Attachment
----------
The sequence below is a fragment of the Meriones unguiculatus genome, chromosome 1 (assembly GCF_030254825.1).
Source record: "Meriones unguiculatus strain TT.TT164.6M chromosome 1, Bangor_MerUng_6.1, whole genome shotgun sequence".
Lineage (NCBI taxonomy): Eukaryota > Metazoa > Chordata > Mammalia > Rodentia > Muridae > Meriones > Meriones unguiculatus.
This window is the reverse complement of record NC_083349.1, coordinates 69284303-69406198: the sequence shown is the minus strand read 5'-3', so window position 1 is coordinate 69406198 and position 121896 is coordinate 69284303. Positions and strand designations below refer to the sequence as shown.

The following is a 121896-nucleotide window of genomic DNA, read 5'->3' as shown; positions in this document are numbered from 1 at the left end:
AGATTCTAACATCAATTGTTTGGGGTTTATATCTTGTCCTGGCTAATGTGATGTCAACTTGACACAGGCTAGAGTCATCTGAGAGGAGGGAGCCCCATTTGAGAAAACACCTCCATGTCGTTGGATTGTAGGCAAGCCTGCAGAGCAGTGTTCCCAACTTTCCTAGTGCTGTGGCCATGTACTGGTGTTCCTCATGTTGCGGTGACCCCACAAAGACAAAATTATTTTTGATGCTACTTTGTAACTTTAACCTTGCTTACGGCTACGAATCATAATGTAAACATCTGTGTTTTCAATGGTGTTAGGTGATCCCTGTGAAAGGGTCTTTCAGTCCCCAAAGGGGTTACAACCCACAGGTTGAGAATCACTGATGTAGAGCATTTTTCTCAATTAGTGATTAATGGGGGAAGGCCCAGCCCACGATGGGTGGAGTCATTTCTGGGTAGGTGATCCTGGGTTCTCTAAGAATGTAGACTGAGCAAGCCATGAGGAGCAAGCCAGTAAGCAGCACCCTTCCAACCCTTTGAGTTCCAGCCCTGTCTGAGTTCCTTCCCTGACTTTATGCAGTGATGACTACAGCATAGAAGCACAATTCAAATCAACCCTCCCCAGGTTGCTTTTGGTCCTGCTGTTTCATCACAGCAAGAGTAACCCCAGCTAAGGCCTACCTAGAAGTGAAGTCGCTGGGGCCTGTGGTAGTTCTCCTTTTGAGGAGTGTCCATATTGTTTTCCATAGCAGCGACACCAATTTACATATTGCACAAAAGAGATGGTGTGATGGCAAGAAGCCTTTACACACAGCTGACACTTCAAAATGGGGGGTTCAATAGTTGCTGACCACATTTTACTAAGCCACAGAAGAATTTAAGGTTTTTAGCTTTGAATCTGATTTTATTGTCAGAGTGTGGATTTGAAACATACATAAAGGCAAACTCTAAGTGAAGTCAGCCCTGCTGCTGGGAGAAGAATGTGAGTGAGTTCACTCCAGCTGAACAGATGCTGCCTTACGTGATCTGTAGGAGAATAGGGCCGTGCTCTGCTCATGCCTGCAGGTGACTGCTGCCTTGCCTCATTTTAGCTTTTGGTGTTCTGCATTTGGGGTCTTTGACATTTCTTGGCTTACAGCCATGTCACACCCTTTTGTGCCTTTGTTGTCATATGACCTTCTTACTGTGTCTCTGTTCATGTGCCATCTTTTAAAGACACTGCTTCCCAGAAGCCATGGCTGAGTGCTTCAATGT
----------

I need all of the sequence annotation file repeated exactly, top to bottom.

The sequence below is a fragment of the Meriones unguiculatus genome, chromosome 1 (assembly GCF_030254825.1).
Source record: "Meriones unguiculatus strain TT.TT164.6M chromosome 1, Bangor_MerUng_6.1, whole genome shotgun sequence".
Lineage (NCBI taxonomy): Eukaryota > Metazoa > Chordata > Mammalia > Rodentia > Muridae > Meriones > Meriones unguiculatus.
This window is the reverse complement of record NC_083349.1, coordinates 69284303-69406198: the sequence shown is the minus strand read 5'-3', so window position 1 is coordinate 69406198 and position 121896 is coordinate 69284303. Positions and strand designations below refer to the sequence as shown.

The following is a 121896-nucleotide window of genomic DNA, read 5'->3' as shown; positions in this document are numbered from 1 at the left end:
AGATTCTAACATCAATTGTTTGGGGTTTATATCTTGTCCTGGCTAATGTGATGTCAACTTGACACAGGCTAGAGTCATCTGAGAGGAGGGAGCCCCATTTGAGAAAACACCTCCATGTCGTTGGATTGTAGGCAAGCCTGCAGAGCAGTGTTCCCAACTTTCCTAGTGCTGTGGCCATGTACTGGTGTTCCTCATGTTGCGGTGACCCCACAAAGACAAAATTATTTTTGATGCTACTTTGTAACTTTAACCTTGCTTACGGCTACGAATCATAATGTAAACATCTGTGTTTTCAATGGTGTTAGGTGATCCCTGTGAAAGGGTCTTTCAGTCCCCAAAGGGGTTACAACCCACAGGTTGAGAATCACTGATGTAGAGCATTTTTCTCAATTAGTGATTAATGGGGGAAGGCCCAGCCCACGATGGGTGGAGTCATTTCTGGGTAGGTGATCCTGGGTTCTCTAAGAATGTAGACTGAGCAAGCCATGAGGAGCAAGCCAGTAAGCAGCACCCTTCCAACCCTTTGAGTTCCAGCCCTGTCTGAGTTCCTTCCCTGACTTTATGCAGTGATGACTACAGCATAGAAGCACAATTCAAATCAACCCTCCCCAGGTTGCTTTTGGTCCTGCTGTTTCATCACAGCAAGAGTAACCCCAGCTAAGGCCTACCTAGAAGTGAAGTCGCTGGGGCCTGTGGTAGTTCTCCTTTTGAGGAGTGTCCATATTGTTTTCCATAGCAGCGACACCAATTTACATATTGCACAAAAGAGATGGTGTGATGGCAAGAAGCCTTTACACACAGCTGACACTTCAAAATGGGGGGTTCAATAGTTGCTGACCACATTTTACTAAGCCACAGAAGAATTTAAGGTTTTTAGCTTTGAATCTGATTTTATTGTCAGAGTGTGGATTTGAAACATACATAAAGGCAAACTCTAAGTGAAGTCAGCCCTGCTGCTGGGAGAAGAATGTGAGTGAGTTCACTCCAGCTGAACAGATGCTGCCTTACGTGATCTGTAGGAGAATAGGGCCGTGCTCTGCTCATGCCTGCAGGTGACTGCTGCCTTGCCTCATTTTAGCTTTTGGTGTTCTGCATTTGGGGTCTTTGACATTTCTTGGCTTACAGCCATGTCACACCCTTTTGTGCCTTTGTTGTCATATGACCTTCTTACTGTGTCTCTGTTCATGTGCCATCTTTTAAAGACACTGCTTCCCAGAAGCCATGGCTGAGTGCTTCAATGT